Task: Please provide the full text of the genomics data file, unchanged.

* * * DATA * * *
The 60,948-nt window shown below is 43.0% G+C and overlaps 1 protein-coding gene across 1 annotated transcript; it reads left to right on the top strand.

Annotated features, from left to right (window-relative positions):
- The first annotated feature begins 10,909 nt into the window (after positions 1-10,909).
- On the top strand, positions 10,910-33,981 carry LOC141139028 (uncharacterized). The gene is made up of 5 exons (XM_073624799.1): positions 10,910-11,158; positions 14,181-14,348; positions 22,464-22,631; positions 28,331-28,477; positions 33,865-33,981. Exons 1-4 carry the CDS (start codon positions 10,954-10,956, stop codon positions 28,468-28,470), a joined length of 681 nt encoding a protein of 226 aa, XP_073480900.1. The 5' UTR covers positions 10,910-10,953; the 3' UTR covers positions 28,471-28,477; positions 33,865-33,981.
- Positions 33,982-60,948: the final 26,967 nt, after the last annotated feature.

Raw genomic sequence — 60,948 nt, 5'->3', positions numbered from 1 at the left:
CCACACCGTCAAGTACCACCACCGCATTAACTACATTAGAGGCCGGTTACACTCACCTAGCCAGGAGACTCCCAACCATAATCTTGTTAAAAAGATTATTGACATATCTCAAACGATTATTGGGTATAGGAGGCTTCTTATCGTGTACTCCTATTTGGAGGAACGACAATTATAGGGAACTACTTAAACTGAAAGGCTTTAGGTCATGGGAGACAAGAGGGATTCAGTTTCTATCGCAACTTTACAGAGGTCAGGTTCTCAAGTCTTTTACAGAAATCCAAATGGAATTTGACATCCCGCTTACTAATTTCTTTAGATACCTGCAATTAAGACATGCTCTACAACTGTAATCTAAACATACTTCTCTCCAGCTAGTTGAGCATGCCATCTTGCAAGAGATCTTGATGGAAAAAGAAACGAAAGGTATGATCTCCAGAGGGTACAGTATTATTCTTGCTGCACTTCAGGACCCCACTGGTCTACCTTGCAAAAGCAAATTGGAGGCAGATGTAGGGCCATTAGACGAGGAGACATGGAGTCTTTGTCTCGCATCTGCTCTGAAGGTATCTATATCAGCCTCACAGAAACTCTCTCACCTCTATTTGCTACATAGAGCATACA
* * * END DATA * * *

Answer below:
The 60,948-nt window shown below is 43.0% G+C and overlaps 1 protein-coding gene across 1 annotated transcript; it reads left to right on the top strand.

Annotated features, from left to right (window-relative positions):
- The first annotated feature begins 10,909 nt into the window (after positions 1-10,909).
- On the top strand, positions 10,910-33,981 carry LOC141139028 (uncharacterized). The gene is made up of 5 exons (XM_073624799.1): positions 10,910-11,158; positions 14,181-14,348; positions 22,464-22,631; positions 28,331-28,477; positions 33,865-33,981. Exons 1-4 carry the CDS (start codon positions 10,954-10,956, stop codon positions 28,468-28,470), a joined length of 681 nt encoding a protein of 226 aa, XP_073480900.1. The 5' UTR covers positions 10,910-10,953; the 3' UTR covers positions 28,471-28,477; positions 33,865-33,981.
- Positions 33,982-60,948: the final 26,967 nt, after the last annotated feature.

Raw genomic sequence — 60,948 nt, 5'->3', positions numbered from 1 at the left:
CCACACCGTCAAGTACCACCACCGCATTAACTACATTAGAGGCCGGTTACACTCACCTAGCCAGGAGACTCCCAACCATAATCTTGTTAAAAAGATTATTGACATATCTCAAACGATTATTGGGTATAGGAGGCTTCTTATCGTGTACTCCTATTTGGAGGAACGACAATTATAGGGAACTACTTAAACTGAAAGGCTTTAGGTCATGGGAGACAAGAGGGATTCAGTTTCTATCGCAACTTTACAGAGGTCAGGTTCTCAAGTCTTTTACAGAAATCCAAATGGAATTTGACATCCCGCTTACTAATTTCTTTAGATACCTGCAATTAAGACATGCTCTACAACTGTAATCTAAACATACTTCTCTCCAGCTAGTTGAGCATGCCATCTTGCAAGAGATCTTGATGGAAAAAGAAACGAAAGGTATGATCTCCAGAGGGTACAGTATTATTCTTGCTGCACTTCAGGACCCCACTGGTCTACCTTGCAAAAGCAAATTGGAGGCAGATGTAGGGCCATTAGACGAGGAGACATGGAGTCTTTGTCTCGCATCTGCTCTGAAGGTATCTATATCAGCCTCACAGAAACTCTCTCACCTCTATTTGCTACATAGAGCATACA